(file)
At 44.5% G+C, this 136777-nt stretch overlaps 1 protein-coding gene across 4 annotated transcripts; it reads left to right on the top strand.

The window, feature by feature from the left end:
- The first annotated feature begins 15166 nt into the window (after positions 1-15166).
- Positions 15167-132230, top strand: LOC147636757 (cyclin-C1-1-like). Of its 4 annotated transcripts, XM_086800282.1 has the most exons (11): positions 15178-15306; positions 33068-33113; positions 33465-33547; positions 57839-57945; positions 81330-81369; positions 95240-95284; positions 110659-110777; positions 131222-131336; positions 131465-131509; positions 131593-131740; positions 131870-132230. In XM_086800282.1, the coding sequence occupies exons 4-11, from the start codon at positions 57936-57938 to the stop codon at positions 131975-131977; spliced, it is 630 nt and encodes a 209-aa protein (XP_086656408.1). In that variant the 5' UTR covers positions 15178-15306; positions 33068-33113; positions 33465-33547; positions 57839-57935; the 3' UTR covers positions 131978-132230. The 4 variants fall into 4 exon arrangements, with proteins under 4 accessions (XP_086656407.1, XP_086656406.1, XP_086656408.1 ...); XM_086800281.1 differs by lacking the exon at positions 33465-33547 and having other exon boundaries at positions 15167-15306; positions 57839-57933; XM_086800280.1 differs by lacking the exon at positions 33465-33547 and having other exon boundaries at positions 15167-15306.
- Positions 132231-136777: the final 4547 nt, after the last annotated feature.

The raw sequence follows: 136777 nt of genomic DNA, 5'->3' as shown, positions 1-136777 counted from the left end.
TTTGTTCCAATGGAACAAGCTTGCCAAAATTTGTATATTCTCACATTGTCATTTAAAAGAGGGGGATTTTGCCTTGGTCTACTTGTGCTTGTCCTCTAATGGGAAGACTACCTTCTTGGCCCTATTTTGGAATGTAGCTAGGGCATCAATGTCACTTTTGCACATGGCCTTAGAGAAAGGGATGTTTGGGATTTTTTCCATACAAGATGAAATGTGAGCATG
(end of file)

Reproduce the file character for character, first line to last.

At 44.5% G+C, this 136777-nt stretch overlaps 1 protein-coding gene across 4 annotated transcripts; it reads left to right on the top strand.

The window, feature by feature from the left end:
- The first annotated feature begins 15166 nt into the window (after positions 1-15166).
- Positions 15167-132230, top strand: LOC147636757 (cyclin-C1-1-like). Of its 4 annotated transcripts, XM_086800282.1 has the most exons (11): positions 15178-15306; positions 33068-33113; positions 33465-33547; positions 57839-57945; positions 81330-81369; positions 95240-95284; positions 110659-110777; positions 131222-131336; positions 131465-131509; positions 131593-131740; positions 131870-132230. In XM_086800282.1, the coding sequence occupies exons 4-11, from the start codon at positions 57936-57938 to the stop codon at positions 131975-131977; spliced, it is 630 nt and encodes a 209-aa protein (XP_086656408.1). In that variant the 5' UTR covers positions 15178-15306; positions 33068-33113; positions 33465-33547; positions 57839-57935; the 3' UTR covers positions 131978-132230. The 4 variants fall into 4 exon arrangements, with proteins under 4 accessions (XP_086656407.1, XP_086656406.1, XP_086656408.1 ...); XM_086800281.1 differs by lacking the exon at positions 33465-33547 and having other exon boundaries at positions 15167-15306; positions 57839-57933; XM_086800280.1 differs by lacking the exon at positions 33465-33547 and having other exon boundaries at positions 15167-15306.
- Positions 132231-136777: the final 4547 nt, after the last annotated feature.

The raw sequence follows: 136777 nt of genomic DNA, 5'->3' as shown, positions 1-136777 counted from the left end.
TTTGTTCCAATGGAACAAGCTTGCCAAAATTTGTATATTCTCACATTGTCATTTAAAAGAGGGGGATTTTGCCTTGGTCTACTTGTGCTTGTCCTCTAATGGGAAGACTACCTTCTTGGCCCTATTTTGGAATGTAGCTAGGGCATCAATGTCACTTTTGCACATGGCCTTAGAGAAAGGGATGTTTGGGATTTTTTCCATACAAGATGAAATGTGAGCATG